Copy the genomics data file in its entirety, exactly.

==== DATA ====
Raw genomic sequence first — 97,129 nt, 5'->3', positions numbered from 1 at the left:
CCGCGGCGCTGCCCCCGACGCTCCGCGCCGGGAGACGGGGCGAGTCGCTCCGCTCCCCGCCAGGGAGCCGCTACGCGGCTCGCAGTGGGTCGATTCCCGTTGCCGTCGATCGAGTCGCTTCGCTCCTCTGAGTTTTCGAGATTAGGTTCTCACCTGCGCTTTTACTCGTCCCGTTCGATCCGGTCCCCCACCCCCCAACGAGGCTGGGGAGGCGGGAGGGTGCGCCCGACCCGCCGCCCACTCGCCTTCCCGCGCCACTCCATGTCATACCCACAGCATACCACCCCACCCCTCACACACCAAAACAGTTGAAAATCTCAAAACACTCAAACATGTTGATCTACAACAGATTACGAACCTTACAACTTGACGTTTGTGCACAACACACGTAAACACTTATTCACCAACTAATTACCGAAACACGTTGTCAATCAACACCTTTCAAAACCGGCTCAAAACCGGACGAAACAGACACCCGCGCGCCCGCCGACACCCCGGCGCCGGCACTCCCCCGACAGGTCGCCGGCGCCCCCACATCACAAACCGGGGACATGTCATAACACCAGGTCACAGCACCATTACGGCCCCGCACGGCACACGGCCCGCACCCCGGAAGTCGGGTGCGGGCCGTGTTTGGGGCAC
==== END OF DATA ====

Raw genomic sequence first — 97,129 nt, 5'->3', positions numbered from 1 at the left:
CCGCGGCGCTGCCCCCGACGCTCCGCGCCGGGAGACGGGGCGAGTCGCTCCGCTCCCCGCCAGGGAGCCGCTACGCGGCTCGCAGTGGGTCGATTCCCGTTGCCGTCGATCGAGTCGCTTCGCTCCTCTGAGTTTTCGAGATTAGGTTCTCACCTGCGCTTTTACTCGTCCCGTTCGATCCGGTCCCCCACCCCCCAACGAGGCTGGGGAGGCGGGAGGGTGCGCCCGACCCGCCGCCCACTCGCCTTCCCGCGCCACTCCATGTCATACCCACAGCATACCACCCCACCCCTCACACACCAAAACAGTTGAAAATCTCAAAACACTCAAACATGTTGATCTACAACAGATTACGAACCTTACAACTTGACGTTTGTGCACAACACACGTAAACACTTATTCACCAACTAATTACCGAAACACGTTGTCAATCAACACCTTTCAAAACCGGCTCAAAACCGGACGAAACAGACACCCGCGCGCCCGCCGACACCCCGGCGCCGGCACTCCCCCGACAGGTCGCCGGCGCCCCCACATCACAAACCGGGGACATGTCATAACACCAGGTCACAGCACCATTACGGCCCCGCACGGCACACGGCCCGCACCCCGGAAGTCGGGTGCGGGCCGTGTTTGGGGCAC